I would be interested to do a study in larger libraries, but I think there is a weak correlation between song length (playing time in iTunes parlance) and genre. My technique thus groups genres dynamically based on that weak correlation.

Base | Lab | iTunes


Avoid very large playlists

A while ago, I had intermittent but persistent problems with iTunes (on WinXP) maxing out the CPU to the point where the music would start skipping playback.

At first (as I recorded here) I thought the issue was with a USB vs FireWire connection to the external drive on which the music files are stored. Using USB instead of the FireWire surely made the problem worse, as did the fact that the file system was severely fragmented.

So, I defragmented the drive and things were better--but not over just yet.

Really by coincidence, I found out what the actual culprit must have been: automatic playlists that have around 8000 songs each (largely overlapping, off course).

I had about a dozen of those lists and they used the 'Last played' data as a criterium. In effect, after every song, each of those lists would have to be updated. The process of updating involves (from what I can tell from file movements and memory usage) building a catalog of songs in memory, wich then get written to temporary files, which then, in turn, get written out to the XML file in the iTunes directory.

Open that file (or a copy thereof) in your favourite text editor some time. You will find that not just the 'recipe' for your automatic playlists is listed, but also a list of the the actual songs that make up the list. Not very elegant, I agree.

I removed the playlists (they were a mere byproduct of playing around with iTunes anyway) and my CPU maxing problems disappeared.

Base | Lab | iTunes


Avoid USB with large libraries in iTunes

For as long as I have been using it, I have been having problems with iTunes stopping playback due to lack of CPU resources. I have long thought that I was just hammering the machine too hard and that it was annoying, but maybe just to be expected. Not anymore.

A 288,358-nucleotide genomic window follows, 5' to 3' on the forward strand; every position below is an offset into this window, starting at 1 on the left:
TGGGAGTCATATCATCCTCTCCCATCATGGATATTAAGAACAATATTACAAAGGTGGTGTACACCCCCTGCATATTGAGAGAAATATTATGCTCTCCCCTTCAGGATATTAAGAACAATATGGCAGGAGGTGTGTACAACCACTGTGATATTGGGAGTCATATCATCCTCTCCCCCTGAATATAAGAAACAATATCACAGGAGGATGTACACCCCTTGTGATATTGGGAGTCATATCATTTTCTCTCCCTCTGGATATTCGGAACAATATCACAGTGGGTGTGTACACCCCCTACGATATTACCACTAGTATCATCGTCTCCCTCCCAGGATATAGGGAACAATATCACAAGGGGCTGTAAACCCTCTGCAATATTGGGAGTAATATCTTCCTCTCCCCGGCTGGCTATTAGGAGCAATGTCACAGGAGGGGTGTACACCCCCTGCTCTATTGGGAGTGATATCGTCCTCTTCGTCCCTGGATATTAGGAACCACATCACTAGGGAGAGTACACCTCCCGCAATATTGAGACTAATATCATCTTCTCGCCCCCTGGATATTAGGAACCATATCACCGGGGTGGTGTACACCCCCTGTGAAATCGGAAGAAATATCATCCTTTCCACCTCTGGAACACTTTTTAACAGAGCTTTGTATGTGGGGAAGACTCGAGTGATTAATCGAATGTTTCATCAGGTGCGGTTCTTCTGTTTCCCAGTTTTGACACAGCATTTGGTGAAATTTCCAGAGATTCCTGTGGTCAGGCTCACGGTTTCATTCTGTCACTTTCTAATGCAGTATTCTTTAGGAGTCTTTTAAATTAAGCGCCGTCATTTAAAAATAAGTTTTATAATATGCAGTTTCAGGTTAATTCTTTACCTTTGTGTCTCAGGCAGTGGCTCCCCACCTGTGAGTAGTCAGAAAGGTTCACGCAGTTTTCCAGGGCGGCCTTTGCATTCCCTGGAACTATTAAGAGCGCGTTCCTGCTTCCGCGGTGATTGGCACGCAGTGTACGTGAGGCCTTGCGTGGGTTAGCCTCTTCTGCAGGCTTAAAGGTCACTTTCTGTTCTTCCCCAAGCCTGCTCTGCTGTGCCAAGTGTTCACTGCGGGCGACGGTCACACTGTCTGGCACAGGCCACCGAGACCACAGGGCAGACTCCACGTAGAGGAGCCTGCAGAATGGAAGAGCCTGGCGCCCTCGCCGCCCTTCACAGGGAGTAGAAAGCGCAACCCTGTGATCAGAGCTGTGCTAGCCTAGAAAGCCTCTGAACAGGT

My music library resides on an external 250GB drive, with USB2.0 and FireWire connection options. Mainly because I keep the USB hub 'n cable spaghetti in a bunch at the back of my desk, I opted for the USB connection, because the FireWire port is located on the left side of the laptop, too close to the keyboard for comfort.

Just acting on a hunch, I decided that since I have been using a wireless USB keyboard anyway, as well as a PC-card connected CD-ROM drive sticking out on the same side, the comfort argument is not valid anymore and that it might be a good idea to switch the drive to FireWire.

The hypothesis is that the high CPU burn of iTunes and other applications has something to do with the fact that I have a ton of gadgets hanging of USB ports. It all works, but it eats cycles. since FireWire is a standalone bus system, it will need a lot less resources. I don't expect a big speed gain, other than what is achieved by not having the CPU clipping at 100%, but it is still worth a try.

A reboot later and I am now due to smack myself on the head for not figuring this out sooner. iTunes' CPU usage used to jump to 90-100% on almost every use of the interface, and then again at every change of song. It now barely gets over 35%. I managed to push it to 65% by having it scan the entire library for new songs.

Moral of the story: if you use iTunes and your collection is of a significant size (which seems to make almost all operations expensive for some reason), avoid USB connections to your storage media.

(note: Apple users can stop their sniggering in the back, now. I know you will have been using FireWire as a first choice anyway)

Base | Lab | iTunes


How to preserve library data when moving music files

Updated June 2007!

I think iTunes is great as a player, because it allows me to build all kinds of so-called 'Smart' playlists, using some easy rules that can be combined to wonderfully complex things, all just in order to come up with the right song to play next.

Problem is, this being Apple software, it has a tendency to give you the choice of:

  1. letting it control your life (shut up and be happy) or
  2. giving you absolutely nothing to work with if you decide to opt out of preconfigured bliss.

Specifically: if you allow iTunes to 'organise your music folder' (meaning: totally butcher any ideas that you might have yourself about what makes up a logical way of organising your music files) you are allowed to move the library (i.e. the folder(s) that hold the music files) around to another place on your drive, to other disks or even to a network drive.

The reverse is the actual problem: move a music file and iTunes will treat it as a new file, which obviously resets play counts and 'Last Played' dates.

Here are a few things I tried and found NOT to work:

  • Edit the 'iTunes Music Library.xml' file with your favourite text editor only to find it ignored first and overwritten second.
  • Delete the binary 'iTunes Music Library.itl' file and your entire library will vanish.